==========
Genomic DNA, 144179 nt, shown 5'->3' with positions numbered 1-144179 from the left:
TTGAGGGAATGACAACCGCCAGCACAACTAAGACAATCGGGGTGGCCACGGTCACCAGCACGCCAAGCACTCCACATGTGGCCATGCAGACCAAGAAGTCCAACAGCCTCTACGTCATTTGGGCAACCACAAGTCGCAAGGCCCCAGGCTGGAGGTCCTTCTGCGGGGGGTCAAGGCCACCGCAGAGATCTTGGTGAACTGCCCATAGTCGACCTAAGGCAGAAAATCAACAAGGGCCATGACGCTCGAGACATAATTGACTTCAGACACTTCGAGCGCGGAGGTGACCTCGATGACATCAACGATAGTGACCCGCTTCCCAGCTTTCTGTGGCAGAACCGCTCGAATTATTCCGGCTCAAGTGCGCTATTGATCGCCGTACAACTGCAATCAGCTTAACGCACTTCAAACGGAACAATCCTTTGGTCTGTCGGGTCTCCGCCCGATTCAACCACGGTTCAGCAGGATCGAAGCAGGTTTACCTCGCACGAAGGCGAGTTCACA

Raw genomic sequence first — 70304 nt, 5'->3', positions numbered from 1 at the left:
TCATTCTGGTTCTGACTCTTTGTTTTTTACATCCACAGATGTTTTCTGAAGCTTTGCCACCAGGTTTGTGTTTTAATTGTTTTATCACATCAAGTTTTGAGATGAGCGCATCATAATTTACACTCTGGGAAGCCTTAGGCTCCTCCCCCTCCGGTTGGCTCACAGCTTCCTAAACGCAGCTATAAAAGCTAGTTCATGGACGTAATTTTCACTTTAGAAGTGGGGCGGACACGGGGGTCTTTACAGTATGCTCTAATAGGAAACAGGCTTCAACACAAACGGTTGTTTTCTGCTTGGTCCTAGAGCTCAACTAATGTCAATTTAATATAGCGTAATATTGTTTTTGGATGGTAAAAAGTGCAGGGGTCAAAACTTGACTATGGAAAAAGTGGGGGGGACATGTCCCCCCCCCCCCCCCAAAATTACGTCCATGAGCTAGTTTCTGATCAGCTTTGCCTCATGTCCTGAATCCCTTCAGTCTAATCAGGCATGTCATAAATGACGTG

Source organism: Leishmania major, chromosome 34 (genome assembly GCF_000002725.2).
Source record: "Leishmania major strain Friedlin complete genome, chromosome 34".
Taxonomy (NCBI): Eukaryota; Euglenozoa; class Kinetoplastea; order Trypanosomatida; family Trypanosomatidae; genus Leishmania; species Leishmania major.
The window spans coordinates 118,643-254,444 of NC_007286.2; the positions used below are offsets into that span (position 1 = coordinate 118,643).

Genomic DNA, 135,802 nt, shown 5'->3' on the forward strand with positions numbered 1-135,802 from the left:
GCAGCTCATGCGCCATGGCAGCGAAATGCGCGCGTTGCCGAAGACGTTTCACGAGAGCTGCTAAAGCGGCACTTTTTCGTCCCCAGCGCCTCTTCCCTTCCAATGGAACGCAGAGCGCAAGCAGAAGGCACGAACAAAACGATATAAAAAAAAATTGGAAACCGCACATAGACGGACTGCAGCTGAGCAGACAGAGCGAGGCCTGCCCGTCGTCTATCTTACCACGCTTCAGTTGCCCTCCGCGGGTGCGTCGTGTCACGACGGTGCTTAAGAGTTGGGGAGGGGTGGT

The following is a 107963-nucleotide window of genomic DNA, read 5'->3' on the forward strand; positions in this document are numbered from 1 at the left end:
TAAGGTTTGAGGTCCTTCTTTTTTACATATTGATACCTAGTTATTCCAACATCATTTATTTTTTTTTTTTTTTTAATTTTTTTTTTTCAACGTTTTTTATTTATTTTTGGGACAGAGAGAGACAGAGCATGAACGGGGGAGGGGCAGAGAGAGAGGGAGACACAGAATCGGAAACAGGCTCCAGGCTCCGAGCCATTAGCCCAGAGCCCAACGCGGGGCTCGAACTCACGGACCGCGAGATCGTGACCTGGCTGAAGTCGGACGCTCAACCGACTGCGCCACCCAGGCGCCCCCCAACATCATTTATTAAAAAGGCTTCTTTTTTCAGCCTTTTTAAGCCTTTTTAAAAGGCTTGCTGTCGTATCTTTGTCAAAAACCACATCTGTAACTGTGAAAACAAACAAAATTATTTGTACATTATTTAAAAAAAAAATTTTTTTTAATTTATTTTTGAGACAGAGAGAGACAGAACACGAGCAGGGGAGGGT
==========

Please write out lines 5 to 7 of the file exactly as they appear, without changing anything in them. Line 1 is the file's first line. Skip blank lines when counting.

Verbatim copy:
Source organism: Leishmania major, chromosome 34 (genome assembly GCF_000002725.2).
Source record: "Leishmania major strain Friedlin complete genome, chromosome 34".
Taxonomy (NCBI): Eukaryota; Euglenozoa; class Kinetoplastea; order Trypanosomatida; family Trypanosomatidae; genus Leishmania; species Leishmania major.